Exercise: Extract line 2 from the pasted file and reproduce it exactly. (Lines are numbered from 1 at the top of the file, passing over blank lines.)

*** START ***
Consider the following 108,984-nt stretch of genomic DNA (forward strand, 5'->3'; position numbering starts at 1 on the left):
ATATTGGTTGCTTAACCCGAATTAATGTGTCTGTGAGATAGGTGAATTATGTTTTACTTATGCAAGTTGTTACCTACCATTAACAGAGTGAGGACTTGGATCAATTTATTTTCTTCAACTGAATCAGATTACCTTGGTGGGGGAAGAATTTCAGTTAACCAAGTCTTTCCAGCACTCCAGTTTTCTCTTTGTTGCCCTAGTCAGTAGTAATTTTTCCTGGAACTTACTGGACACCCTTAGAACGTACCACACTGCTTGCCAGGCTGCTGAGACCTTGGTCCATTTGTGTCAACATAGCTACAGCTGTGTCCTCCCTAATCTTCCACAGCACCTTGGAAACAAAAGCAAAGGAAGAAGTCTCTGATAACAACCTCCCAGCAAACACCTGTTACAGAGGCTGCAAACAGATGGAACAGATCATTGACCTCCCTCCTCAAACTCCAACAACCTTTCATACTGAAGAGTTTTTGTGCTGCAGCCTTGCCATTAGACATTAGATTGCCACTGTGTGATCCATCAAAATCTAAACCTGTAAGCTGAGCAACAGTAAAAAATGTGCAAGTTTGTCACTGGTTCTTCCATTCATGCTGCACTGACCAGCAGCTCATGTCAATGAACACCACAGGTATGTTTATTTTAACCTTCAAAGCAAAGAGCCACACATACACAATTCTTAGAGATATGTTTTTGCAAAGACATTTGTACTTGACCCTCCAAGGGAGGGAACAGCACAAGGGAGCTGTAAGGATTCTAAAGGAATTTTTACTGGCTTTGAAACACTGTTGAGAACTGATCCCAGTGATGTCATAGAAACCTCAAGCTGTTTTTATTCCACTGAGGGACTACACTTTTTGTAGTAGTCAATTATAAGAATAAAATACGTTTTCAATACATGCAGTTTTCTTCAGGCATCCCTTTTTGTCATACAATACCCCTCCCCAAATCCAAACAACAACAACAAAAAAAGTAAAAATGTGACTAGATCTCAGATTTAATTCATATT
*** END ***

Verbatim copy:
ATATTGGTTGCTTAACCCGAATTAATGTGTCTGTGAGATAGGTGAATTATGTTTTACTTATGCAAGTTGTTACCTACCATTAACAGAGTGAGGACTTGGATCAATTTATTTTCTTCAACTGAATCAGATTACCTTGGTGGGGGAAGAATTTCAGTTAACCAAGTCTTTCCAGCACTCCAGTTTTCTCTTTGTTGCCCTAGTCAGTAGTAATTTTTCCTGGAACTTACTGGACACCCTTAGAACGTACCACACTGCTTGCCAGGCTGCTGAGACCTTGGTCCATTTGTGTCAACATAGCTACAGCTGTGTCCTCCCTAATCTTCCACAGCACCTTGGAAACAAAAGCAAAGGAAGAAGTCTCTGATAACAACCTCCCAGCAAACACCTGTTACAGAGGCTGCAAACAGATGGAACAGATCATTGACCTCCCTCCTCAAACTCCAACAACCTTTCATACTGAAGAGTTTTTGTGCTGCAGCCTTGCCATTAGACATTAGATTGCCACTGTGTGATCCATCAAAATCTAAACCTGTAAGCTGAGCAACAGTAAAAAATGTGCAAGTTTGTCACTGGTTCTTCCATTCATGCTGCACTGACCAGCAGCTCATGTCAATGAACACCACAGGTATGTTTATTTTAACCTTCAAAGCAAAGAGCCACACATACACAATTCTTAGAGATATGTTTTTGCAAAGACATTTGTACTTGACCCTCCAAGGGAGGGAACAGCACAAGGGAGCTGTAAGGATTCTAAAGGAATTTTTACTGGCTTTGAAACACTGTTGAGAACTGATCCCAGTGATGTCATAGAAACCTCAAGCTGTTTTTATTCCACTGAGGGACTACACTTTTTGTAGTAGTCAATTATAAGAATAAAATACGTTTTCAATACATGCAGTTTTCTTCAGGCATCCCTTTTTGTCATACAATACCCCTCCCCAAATCCAAACAACAACAACAAAAAAAGTAAAAATGTGACTAGATCTCAGATTTAATTCATATT